“When a fund company expands into new business lines, I get very nervous,” says Martin Weil, whose Healdsburg, California- based MW Investment Strategy Group Inc. manages $30 million, much of it in Pimco funds. “I have a very high degree of respect for Pimco. Am I going to dive into their equity offerings? No, but I'll take a look.”
The three-decade rally in bonds, the very securities that made Gross famous, will eventually fizzle out, according to Pimco's outlook. Gross says the rally will come to an end as nations sell record amounts of debt to fund their deficits, spurring a return of inflation and rising interest rates.
Bonds Best Days Behind
“Bonds have seen their best days,” says Gross, who anticipates returns of 4 percent to 5 percent in the new normal.
The king of bonds is now talking up stocks as a better long-term investment. He says that as U.S. Treasury returns fall, investors will have to take more risk with high-yield bonds, equities and, eventually, real estate.
“If you're talking about the next 10, 15, 20 years, there's certainly the recognition that assets will grow faster in those categories,” he says. “Over the long term, stocks return more than bonds when appropriately priced at the beginning of an investment period.”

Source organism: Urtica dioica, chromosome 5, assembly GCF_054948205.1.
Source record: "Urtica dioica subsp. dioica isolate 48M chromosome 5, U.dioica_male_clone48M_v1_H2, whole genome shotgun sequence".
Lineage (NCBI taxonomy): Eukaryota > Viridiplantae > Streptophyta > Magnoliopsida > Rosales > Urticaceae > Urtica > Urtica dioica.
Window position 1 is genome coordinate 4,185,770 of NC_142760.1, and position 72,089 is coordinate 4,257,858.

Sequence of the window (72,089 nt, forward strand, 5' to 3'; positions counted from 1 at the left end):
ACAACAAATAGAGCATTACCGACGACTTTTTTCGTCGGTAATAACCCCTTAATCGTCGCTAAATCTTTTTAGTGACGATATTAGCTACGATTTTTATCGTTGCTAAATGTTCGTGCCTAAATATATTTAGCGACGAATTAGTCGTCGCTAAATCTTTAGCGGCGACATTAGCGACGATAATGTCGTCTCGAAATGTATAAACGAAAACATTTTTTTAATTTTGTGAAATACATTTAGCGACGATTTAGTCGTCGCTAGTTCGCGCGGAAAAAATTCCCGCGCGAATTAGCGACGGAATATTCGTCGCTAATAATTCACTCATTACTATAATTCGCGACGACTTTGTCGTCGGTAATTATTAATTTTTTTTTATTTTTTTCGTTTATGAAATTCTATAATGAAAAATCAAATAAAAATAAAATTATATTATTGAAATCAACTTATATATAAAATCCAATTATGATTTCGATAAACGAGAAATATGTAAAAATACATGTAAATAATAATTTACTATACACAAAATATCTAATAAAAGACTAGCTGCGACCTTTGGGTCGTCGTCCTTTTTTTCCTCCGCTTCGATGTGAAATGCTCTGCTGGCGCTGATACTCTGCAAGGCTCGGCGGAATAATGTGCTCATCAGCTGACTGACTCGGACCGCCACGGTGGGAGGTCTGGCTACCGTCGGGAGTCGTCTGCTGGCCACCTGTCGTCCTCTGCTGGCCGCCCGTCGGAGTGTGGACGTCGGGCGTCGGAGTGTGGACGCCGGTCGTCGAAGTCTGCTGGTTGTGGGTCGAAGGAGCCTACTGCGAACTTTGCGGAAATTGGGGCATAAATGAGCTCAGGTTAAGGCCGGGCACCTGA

Gross's prophecy on bonds may not be coming true anytime soon. Since May, when he warned that European nations like Greece can't rely on growth to finance their soaring deficits and would likely default, investors have poured into U.S. Treasuries.
While Pimco estimates that U.S. debt has the potential to soar to 90 percent of gross domestic product, the country remains a haven for investors. Even Gross increased his Total Return Fund's holdings of government-related debt, which includes U.S. Treasuries, in May to the highest level since November. The yield on the 10-year Treasury note fell to 3.12 percent as of 5 p.m. yesterday.
Spearheading Pimco's push into equities is EqS Pathfinder, a global fund the firm launched in April that buys undervalued securities, mainly in Europe. Its only U.S.-based holding in the top 10 positions is SPDR Gold Trust, an ETF that buys gold. Most of Pathfinder's major positions -- British American Tobacco Plc, French foodmaker Groupe Danone SA and Hong Kong-based Link Real Estate Investment Trust -- derive at least part of their earnings from emerging markets.
Pathfinder, which had attracted more than $500 million, declined 1.7 percent in the month ended on June 7, beating 96 percent of similarly managed funds, according to Bloomberg data.
Some analysts say Pimco's exceptional performance with bonds gives it an advantage with all investments. In Europe, widening bond spreads last year were a warning sign for equity investors of the looming debt crisis, which sent European stocks to an eight-month low on May 25, says Cynthia Steer, chief research strategist at Darien, Connecticut-based Rogerscasey.